Apple Microsoft

Windows 10 is a great alternative

Marco Arment: “Microsoft is boldly experimenting with PC hardware, but Windows and everything around Windows is woefully inferior to macOS and the Mac software ecosystem. Even if Microsoft did everything right, it would take Windows at least a decade to catch up — and they won’t do everything right.”

Bringing in the HarvestI doubt Marco will see this, and this is definitely not an attack, this is something I’d say to my friends. In the nicest of ways, to say it would take Windows at least a decade to catch up, is a bit hyperbolic.

I’m a fan of Microsoft’s Windows, I have been for years. It helped me get my start in this industry. I switched to the Mac around 2006 and haven’t looked back, I really do love the experience.

If we’re talking about performance, which seems to be the point of your piece, keep in mind that Windows can run on all kinds of hardware. Windows 10 can support up to 256 cores and 512GB of memory. That’s pretty nice. We know that some high end video production shops are abandoning the Mac in favor of Windows boxes because they need the horse power, another great example of why we need a new Mac Pro. But Windows as a tool of choice is very viable.

The development tools on Windows are quite good. Visual Studio is a great IDE. Microsoft’s .Net has become the standard way to develop for Windows, especially for backend services, but you can create beautiful client applications with it all the same. If you’d like you can still write C++ code to the Windows API, like Photoshop or the Microsoft Office apps.

I’m not sure what Marco’s primary complaint about Windows is? Is it just the general usability? Is it a stylistic thing? Maybe he can’t easily run his favorite tools on the platform? That’s a really big deal. I’d love to hear him go into detail about the issues with the platform.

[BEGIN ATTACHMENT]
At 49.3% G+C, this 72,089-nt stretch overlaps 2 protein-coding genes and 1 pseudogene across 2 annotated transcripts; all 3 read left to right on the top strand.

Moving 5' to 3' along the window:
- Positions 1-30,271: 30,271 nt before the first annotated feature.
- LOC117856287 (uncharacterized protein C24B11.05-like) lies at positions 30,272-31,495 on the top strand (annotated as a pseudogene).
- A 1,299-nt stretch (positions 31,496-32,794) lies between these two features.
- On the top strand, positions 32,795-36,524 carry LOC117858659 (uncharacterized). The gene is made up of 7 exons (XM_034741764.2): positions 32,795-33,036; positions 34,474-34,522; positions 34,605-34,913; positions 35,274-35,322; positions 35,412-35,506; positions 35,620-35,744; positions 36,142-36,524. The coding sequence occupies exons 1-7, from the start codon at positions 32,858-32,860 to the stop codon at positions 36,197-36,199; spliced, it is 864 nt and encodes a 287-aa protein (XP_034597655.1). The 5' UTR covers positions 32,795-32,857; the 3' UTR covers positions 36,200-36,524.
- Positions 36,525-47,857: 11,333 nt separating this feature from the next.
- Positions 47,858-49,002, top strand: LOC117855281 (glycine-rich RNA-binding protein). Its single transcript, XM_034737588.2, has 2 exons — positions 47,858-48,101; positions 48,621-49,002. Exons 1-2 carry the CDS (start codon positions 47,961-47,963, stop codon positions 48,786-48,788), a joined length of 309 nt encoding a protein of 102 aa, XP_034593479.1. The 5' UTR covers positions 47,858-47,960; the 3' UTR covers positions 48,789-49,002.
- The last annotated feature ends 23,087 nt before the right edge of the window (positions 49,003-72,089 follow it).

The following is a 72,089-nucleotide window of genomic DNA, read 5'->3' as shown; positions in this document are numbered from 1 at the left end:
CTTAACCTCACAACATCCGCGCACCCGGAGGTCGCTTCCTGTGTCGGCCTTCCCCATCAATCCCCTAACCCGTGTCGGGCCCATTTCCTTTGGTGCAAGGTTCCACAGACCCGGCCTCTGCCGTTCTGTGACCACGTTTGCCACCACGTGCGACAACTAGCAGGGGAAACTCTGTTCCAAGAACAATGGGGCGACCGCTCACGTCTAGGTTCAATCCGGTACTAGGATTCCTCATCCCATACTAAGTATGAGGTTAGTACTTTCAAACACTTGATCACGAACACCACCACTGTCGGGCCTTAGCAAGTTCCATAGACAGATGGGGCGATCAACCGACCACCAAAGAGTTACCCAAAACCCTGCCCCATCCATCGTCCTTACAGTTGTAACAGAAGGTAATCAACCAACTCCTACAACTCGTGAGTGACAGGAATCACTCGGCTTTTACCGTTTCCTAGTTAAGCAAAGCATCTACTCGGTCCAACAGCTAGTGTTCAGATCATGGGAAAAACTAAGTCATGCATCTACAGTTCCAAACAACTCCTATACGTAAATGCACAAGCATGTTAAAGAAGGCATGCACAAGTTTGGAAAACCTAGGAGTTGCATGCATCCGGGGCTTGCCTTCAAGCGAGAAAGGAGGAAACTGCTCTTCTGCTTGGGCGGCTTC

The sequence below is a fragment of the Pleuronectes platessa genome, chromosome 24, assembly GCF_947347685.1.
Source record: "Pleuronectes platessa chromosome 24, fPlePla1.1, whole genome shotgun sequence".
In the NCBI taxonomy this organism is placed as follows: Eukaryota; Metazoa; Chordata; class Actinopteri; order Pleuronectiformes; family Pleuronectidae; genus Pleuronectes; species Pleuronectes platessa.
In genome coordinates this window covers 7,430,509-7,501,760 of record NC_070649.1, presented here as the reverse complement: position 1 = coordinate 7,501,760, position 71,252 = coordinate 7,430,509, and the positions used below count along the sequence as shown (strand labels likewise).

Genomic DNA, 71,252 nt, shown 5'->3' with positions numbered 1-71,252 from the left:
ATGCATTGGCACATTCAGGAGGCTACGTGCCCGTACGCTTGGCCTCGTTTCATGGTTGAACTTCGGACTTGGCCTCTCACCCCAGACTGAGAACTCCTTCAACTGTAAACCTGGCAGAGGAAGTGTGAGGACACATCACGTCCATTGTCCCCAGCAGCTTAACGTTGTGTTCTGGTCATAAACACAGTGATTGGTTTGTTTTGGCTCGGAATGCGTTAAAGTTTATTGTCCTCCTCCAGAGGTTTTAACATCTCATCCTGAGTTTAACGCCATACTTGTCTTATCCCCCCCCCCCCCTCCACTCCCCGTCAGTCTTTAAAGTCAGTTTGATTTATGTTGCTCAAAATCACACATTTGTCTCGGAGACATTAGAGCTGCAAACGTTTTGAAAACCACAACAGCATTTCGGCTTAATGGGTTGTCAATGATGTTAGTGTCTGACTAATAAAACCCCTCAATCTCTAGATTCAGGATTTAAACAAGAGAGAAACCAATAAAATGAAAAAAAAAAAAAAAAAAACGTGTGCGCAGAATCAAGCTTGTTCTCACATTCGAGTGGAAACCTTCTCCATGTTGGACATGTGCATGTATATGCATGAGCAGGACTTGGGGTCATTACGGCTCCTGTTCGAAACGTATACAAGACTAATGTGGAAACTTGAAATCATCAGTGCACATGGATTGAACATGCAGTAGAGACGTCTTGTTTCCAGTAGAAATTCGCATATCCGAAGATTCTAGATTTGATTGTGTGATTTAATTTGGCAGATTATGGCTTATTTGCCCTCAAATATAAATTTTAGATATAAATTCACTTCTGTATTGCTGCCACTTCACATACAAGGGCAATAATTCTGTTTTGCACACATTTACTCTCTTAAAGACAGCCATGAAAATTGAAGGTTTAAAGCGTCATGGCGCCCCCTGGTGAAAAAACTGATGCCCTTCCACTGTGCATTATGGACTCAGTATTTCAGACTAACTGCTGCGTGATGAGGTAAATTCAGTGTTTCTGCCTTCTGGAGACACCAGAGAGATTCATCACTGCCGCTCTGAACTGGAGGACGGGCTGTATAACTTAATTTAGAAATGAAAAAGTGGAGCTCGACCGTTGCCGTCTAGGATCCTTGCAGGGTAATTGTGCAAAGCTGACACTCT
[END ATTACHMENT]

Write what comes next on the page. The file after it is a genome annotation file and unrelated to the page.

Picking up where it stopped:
I tell folks all the time. Microsoft’s NT Kernel is a beautifully designed Kernel. It can, and does, underpin different hardware. When it began life it ran on Dec Alpha, MIPS, x86, and eventually came to the PowerPC. Since that time the other architectures fell out of favor and it mainly became an Intel based platform, but it still powers other architectures.

In the end I’d never attempt to tell someone which platform they should choose, it’s all a matter of personal preference. Apple and Microsoft both provide great solutions in software and hardware form. This is great for us, the customer.


The new Mac Pro is a Beast

WWDC 2013tGuy English: “There’s only one CPU socket and it bets heavily on the bus and GPU performance. While this looks to software to be just another Mac, it isn’t. It’s capabilities aren’t traditional. The CPU is a front end to a couple of very capable massively parallel processors at the end of a relatively fast bus. One of those GPUs isn’t even hooked up to do graphics. I think that’s a serious tell. If you leverage your massively parallel GPU to run a computation that runs even one second and in that time you can’t update your screen, that’s a problem. Have one GPU dedicated to rendering and a second available for serious computation and you’ve got an architecture that’ll feel incredible to work with.”

At my day job I work on an SDK that allows people to embed video in their applications. The SDK lives on an awesome framework developed by our Systems team that is portable and allows us to create plugins that can process media and push it down the pipeline. That pipeline includes plugins to receive data from the network, decode that data, time it, and render it to a portion of a display. It can do this for live and recorded video, MPEG4, H.264, and even low frame rate JPEG video (so we don’t have to decode frames on the client.) But, I digress. If you notice, I mentioned decoding. We’ve looked at decoding with hardware but it’s actually quite expensive to push encoded frames across the bus, decode them, push them back across the bus, and finally render it, which pushes it back across the bus. Ick.

At one time Pelco had built its own combo card that could decode video and render to the display with a single push across the bus. That was a cool piece of hardware. At the time we could decode and display sixteen separate video streams simultaneously, at varying frame rates. That card was extremely underpowered. I guess what I’m getting at is this: How cool would it be to leverage one GPU on a Mac Pro for decoding all video, be it one stream or sixteen, and push the results across to the secondary GPU for rendering, without a transfer back across the bus to main memory? The idea of it seems very exciting.

Now all we need to do is build our pipeline for Mac OSX(totally doable) and create a new decode/render plugin that takes advantage of the new GPU. I’m not sure if its totally possible, without multiple bus transfers, but it would be fun to try.